# Conservation of Momentum

# In Single-Particle Systems

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The simplest possible physical system consists of a single, isolated
particle, and in some respects application of the Law
of Conservation of Momentum to such systems is trivial - but not
quite.
Suppose that a single, isolated object has no net
force acting on it (either because there is nothing pushing or
pulling on it, or because all of the forces that act on it cancel or
balance exactly). Newton's First
Law insists that the object will keep whatever velocity
it currently has. Since its mass
and velocity don't change, its momentum
won't change either. This is true whatever the object happens to be -
momentum must be conserved in any single-object system, as long as no
net force acts on the system.

Of course, it a net force *does* act on the object, Newton's
Second Law says that the object will accelerate
- its velocity will change. How much? The impulse-momentum
equation says that the object's change in momentum (mass times
change in velocity) equals the impulse
exerted on it (force times time). Does this violate the Law of
Conservation of Momentum? No. The Law of Conservation of Momentum
says that momentum will only be conserved** if** no net force (no
impulse) acts on the system.

##

Example: A Rock In Space - A Numerical Example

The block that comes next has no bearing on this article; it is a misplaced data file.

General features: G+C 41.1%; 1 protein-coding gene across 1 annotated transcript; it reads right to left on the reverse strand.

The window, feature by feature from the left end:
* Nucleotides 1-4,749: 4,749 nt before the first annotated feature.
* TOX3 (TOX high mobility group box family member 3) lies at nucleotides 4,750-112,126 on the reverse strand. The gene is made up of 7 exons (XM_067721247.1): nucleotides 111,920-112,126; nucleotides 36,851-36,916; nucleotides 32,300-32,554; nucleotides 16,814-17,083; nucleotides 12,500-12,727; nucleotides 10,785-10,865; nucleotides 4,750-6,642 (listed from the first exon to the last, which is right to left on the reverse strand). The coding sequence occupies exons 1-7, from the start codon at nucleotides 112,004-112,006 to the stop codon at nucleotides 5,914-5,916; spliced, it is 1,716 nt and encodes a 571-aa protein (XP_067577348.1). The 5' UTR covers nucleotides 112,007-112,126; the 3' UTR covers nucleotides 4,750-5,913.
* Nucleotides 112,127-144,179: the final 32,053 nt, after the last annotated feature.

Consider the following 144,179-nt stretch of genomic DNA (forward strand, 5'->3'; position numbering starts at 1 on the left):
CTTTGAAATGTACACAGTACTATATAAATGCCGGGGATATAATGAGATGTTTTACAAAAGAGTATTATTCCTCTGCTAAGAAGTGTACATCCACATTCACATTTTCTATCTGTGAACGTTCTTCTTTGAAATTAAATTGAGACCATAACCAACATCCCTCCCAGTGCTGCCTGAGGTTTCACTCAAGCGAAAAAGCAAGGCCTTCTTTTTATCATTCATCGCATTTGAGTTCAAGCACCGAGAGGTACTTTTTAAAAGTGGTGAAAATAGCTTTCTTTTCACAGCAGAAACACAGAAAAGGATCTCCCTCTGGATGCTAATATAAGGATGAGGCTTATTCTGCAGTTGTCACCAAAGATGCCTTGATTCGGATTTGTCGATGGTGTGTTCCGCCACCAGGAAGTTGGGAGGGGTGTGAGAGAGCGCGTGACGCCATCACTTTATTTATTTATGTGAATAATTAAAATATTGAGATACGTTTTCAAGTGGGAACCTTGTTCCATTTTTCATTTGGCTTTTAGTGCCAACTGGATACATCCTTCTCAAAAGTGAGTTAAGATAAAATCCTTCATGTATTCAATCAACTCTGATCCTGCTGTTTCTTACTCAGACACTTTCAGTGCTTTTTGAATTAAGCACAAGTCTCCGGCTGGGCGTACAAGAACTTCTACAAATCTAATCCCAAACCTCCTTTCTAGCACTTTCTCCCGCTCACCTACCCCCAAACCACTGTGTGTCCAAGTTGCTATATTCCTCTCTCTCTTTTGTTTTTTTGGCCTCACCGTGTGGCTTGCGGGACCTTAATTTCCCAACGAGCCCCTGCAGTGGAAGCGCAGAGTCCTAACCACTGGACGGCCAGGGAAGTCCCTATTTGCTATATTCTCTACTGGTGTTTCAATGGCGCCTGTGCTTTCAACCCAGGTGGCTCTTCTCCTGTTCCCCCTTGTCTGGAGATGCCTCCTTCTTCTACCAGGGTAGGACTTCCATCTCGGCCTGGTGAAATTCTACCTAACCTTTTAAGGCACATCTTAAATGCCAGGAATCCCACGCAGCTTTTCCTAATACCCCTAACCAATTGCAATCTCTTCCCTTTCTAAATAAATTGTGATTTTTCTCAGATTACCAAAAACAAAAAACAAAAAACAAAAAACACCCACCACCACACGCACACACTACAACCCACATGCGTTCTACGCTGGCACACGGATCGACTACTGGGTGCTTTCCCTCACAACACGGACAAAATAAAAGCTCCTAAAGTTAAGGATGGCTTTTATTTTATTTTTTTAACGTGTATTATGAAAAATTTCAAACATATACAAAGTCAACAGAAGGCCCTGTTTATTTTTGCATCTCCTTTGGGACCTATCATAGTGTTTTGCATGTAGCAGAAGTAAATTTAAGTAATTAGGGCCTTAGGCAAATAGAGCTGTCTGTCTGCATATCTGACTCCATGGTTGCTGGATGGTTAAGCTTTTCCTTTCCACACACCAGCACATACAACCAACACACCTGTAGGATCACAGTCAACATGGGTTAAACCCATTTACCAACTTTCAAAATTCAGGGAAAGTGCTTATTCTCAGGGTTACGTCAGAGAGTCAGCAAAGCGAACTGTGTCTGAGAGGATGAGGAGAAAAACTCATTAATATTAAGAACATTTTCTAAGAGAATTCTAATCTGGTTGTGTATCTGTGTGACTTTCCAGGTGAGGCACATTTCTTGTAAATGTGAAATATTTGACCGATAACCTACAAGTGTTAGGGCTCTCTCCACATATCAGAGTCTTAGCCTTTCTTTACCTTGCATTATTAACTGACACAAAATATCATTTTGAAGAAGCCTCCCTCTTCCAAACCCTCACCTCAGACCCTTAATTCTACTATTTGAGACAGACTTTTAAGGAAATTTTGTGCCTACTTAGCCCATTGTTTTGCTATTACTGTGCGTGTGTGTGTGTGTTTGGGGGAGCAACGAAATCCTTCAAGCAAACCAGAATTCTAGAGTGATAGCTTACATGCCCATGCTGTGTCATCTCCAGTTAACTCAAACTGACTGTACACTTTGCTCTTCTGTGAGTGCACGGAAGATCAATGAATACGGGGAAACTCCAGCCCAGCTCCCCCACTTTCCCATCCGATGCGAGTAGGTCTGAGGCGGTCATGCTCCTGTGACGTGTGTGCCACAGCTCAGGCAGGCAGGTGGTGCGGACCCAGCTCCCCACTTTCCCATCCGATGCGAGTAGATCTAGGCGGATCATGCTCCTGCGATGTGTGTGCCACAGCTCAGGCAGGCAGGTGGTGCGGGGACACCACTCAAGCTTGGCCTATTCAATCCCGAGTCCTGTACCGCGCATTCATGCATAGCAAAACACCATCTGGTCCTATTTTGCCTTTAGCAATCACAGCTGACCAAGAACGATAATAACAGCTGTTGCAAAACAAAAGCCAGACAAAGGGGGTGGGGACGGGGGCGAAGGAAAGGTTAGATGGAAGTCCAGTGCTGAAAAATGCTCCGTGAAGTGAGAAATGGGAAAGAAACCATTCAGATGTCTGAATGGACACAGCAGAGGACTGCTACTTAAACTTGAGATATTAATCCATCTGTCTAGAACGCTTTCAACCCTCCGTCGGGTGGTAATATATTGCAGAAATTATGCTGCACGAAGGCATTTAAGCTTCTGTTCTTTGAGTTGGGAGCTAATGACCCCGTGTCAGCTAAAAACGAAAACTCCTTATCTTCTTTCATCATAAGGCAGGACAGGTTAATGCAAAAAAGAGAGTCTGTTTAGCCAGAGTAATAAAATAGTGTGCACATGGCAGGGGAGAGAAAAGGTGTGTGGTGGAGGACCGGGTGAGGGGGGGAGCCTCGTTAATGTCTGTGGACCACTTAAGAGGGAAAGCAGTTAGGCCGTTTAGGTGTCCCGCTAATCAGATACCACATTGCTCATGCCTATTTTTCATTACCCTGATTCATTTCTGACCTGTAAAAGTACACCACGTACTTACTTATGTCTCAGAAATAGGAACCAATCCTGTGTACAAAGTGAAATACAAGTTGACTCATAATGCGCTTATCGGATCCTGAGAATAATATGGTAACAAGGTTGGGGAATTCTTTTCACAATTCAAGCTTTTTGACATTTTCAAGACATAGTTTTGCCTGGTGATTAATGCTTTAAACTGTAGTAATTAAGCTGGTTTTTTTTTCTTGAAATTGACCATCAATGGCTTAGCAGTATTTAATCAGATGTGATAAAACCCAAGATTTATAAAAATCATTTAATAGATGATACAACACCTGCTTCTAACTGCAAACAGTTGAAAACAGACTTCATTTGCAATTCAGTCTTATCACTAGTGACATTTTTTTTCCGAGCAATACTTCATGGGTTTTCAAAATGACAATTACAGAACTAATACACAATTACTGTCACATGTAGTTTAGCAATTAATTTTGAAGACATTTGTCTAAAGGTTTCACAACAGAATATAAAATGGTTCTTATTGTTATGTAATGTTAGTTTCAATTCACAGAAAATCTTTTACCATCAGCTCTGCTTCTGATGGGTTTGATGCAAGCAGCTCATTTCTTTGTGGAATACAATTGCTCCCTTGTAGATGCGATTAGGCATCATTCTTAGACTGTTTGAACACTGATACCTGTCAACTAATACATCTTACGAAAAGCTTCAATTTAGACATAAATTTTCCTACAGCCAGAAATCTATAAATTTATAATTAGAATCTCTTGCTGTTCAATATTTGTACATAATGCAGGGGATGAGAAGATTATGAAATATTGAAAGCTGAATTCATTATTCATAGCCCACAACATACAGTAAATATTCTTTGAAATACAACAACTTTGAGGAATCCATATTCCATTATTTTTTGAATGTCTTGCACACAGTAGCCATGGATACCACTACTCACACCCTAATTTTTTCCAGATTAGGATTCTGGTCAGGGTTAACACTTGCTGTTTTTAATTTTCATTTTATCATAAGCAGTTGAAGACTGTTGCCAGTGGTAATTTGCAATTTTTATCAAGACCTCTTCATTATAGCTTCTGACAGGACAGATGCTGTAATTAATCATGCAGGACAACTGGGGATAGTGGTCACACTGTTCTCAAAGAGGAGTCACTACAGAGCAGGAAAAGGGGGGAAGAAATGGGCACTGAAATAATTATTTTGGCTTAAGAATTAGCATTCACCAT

Suppose a rock is floating in space, far enough from any other
matter that all forces on it can be ignored.

momentum = (mass)(velocity) = (2 kg)(4 m/s) = 8 kg m/s

If no forces act on it, the net force on the rock is zero, so
Newton's First Law guarantees that the rock's velocity will not
change. If its velocity and its mass don't change, its momentum must
also remain the same - momentum is conserved.

Suppose,
on the other hand, that a force of 1 Newton acts on the rock for 6
seconds. This means that there is an impulse on the rock.

impulse = (force)(time) = (1 N)(6 s) = 6 Ns

From the impulse-momentum equation, we get:

impulse = change in momentum = (mass)(change in velocity)

At the end of the 5 second time interval, the velocity of the rock
will have increased by 3 m/s. The momentum of the rock will be:

momentum = mv = (2 kg)(7 m/s) = 14 kg m/s

last update April 23, 2000 by JL
Stanbrough